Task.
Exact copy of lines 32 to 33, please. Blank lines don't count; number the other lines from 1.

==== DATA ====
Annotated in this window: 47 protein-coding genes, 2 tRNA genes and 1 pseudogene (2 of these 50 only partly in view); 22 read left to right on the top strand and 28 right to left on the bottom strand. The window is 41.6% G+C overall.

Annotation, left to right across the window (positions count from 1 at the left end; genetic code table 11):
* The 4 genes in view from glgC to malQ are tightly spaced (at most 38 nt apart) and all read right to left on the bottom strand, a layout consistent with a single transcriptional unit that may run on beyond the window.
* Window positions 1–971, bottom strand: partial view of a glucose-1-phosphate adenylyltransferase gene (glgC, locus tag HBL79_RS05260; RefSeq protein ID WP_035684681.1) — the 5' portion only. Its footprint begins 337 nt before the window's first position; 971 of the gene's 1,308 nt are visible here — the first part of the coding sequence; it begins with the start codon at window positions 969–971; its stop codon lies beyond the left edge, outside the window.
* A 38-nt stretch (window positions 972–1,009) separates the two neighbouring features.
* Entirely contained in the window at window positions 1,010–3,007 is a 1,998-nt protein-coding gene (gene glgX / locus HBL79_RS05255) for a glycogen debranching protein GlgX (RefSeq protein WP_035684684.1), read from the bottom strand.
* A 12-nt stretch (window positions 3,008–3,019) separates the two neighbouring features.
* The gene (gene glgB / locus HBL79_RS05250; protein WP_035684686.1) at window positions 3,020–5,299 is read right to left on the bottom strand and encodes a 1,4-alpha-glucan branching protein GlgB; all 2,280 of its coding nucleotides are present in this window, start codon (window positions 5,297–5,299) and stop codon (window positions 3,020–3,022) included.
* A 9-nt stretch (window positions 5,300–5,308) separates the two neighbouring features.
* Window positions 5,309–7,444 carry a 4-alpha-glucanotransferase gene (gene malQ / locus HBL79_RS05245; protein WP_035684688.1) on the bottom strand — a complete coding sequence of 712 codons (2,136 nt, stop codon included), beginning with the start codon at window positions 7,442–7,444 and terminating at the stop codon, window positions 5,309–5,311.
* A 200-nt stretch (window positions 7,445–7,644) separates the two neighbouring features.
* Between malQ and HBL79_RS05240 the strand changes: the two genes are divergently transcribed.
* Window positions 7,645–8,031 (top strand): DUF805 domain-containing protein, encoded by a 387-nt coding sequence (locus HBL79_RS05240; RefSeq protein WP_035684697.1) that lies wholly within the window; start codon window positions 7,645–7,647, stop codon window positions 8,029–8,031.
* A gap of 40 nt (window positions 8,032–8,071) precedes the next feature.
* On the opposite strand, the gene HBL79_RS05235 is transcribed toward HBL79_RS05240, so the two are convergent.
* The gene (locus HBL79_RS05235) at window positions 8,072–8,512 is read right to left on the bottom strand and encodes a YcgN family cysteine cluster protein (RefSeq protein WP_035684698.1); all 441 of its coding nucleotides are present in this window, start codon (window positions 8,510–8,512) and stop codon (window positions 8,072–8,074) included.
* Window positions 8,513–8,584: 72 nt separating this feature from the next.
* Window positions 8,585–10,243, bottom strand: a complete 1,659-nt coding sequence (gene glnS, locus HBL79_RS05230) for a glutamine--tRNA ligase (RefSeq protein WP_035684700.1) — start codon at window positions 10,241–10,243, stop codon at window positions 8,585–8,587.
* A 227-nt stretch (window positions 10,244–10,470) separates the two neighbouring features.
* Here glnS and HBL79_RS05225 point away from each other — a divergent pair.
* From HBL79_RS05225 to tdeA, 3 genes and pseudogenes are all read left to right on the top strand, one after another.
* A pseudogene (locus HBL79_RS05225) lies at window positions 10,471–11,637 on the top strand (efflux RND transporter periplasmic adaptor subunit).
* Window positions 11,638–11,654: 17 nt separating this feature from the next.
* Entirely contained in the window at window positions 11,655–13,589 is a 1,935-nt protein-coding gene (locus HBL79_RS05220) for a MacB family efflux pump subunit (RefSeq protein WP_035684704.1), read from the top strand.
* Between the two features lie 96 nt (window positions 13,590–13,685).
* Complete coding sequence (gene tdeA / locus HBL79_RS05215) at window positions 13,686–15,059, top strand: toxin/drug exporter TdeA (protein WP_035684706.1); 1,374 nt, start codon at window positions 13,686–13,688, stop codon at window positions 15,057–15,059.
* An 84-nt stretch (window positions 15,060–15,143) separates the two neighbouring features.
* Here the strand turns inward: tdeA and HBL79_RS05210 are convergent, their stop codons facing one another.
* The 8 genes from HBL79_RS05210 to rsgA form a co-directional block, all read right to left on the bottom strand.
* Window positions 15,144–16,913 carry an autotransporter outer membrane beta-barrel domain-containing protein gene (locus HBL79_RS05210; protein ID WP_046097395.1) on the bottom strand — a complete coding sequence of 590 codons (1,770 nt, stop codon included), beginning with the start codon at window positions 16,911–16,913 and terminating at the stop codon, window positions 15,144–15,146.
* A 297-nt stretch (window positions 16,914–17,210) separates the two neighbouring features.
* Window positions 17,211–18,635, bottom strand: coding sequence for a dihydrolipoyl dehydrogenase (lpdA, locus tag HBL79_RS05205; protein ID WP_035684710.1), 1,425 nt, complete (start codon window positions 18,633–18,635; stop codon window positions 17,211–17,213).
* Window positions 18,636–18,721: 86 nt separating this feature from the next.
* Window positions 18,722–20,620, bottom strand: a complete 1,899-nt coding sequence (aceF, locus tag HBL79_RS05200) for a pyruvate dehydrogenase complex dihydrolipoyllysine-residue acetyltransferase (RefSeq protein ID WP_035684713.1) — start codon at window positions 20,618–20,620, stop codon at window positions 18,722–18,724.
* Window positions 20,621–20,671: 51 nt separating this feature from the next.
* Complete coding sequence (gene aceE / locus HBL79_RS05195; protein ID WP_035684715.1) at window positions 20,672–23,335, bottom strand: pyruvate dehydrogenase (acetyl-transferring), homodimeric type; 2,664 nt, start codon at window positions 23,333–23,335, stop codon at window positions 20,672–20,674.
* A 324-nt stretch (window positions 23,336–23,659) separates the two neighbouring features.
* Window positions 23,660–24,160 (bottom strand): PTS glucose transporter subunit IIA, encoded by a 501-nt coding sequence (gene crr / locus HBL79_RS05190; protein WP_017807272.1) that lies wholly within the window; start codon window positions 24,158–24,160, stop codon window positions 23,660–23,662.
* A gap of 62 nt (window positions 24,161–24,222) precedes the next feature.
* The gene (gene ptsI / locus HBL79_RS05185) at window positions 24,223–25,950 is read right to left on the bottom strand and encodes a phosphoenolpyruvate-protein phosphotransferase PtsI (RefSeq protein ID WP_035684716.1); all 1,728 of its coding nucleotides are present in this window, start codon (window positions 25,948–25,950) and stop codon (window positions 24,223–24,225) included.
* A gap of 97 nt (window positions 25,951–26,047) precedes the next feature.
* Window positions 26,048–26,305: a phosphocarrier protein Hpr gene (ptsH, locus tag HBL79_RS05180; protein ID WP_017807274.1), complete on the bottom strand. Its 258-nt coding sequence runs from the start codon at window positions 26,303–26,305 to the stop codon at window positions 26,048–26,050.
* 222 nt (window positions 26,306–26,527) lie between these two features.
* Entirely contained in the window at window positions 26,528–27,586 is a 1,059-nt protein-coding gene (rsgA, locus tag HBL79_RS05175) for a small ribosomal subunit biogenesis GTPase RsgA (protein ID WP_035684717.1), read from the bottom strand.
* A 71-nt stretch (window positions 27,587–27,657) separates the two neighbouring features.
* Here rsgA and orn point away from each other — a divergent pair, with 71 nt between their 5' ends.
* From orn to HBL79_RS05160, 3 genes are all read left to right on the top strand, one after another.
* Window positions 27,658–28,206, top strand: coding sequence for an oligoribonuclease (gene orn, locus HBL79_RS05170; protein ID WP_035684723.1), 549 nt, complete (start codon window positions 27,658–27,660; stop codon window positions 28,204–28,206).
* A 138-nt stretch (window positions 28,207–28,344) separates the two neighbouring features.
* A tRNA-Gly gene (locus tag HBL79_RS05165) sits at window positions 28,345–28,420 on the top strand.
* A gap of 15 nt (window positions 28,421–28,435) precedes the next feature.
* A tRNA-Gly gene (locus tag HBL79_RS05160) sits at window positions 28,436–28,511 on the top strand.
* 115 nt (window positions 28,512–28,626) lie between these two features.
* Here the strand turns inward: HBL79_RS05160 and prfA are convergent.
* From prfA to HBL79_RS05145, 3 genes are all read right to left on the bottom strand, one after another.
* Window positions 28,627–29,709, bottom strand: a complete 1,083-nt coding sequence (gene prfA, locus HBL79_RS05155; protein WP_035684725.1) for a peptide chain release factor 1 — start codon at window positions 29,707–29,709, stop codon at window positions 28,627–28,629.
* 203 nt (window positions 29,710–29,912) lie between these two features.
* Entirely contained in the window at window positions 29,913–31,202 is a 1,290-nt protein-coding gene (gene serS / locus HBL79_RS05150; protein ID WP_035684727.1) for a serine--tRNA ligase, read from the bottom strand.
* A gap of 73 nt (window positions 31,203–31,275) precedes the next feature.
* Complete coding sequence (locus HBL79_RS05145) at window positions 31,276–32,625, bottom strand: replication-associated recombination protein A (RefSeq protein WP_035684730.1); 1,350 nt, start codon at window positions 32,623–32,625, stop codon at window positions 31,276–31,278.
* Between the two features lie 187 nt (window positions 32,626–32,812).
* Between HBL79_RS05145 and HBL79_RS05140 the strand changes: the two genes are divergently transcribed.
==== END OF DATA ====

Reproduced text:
* Window positions 17,211–18,635, bottom strand: coding sequence for a dihydrolipoyl dehydrogenase (lpdA, locus tag HBL79_RS05205; protein ID WP_035684710.1), 1,425 nt, complete (start codon window positions 18,633–18,635; stop codon window positions 17,211–17,213).
* Window positions 18,636–18,721: 86 nt separating this feature from the next.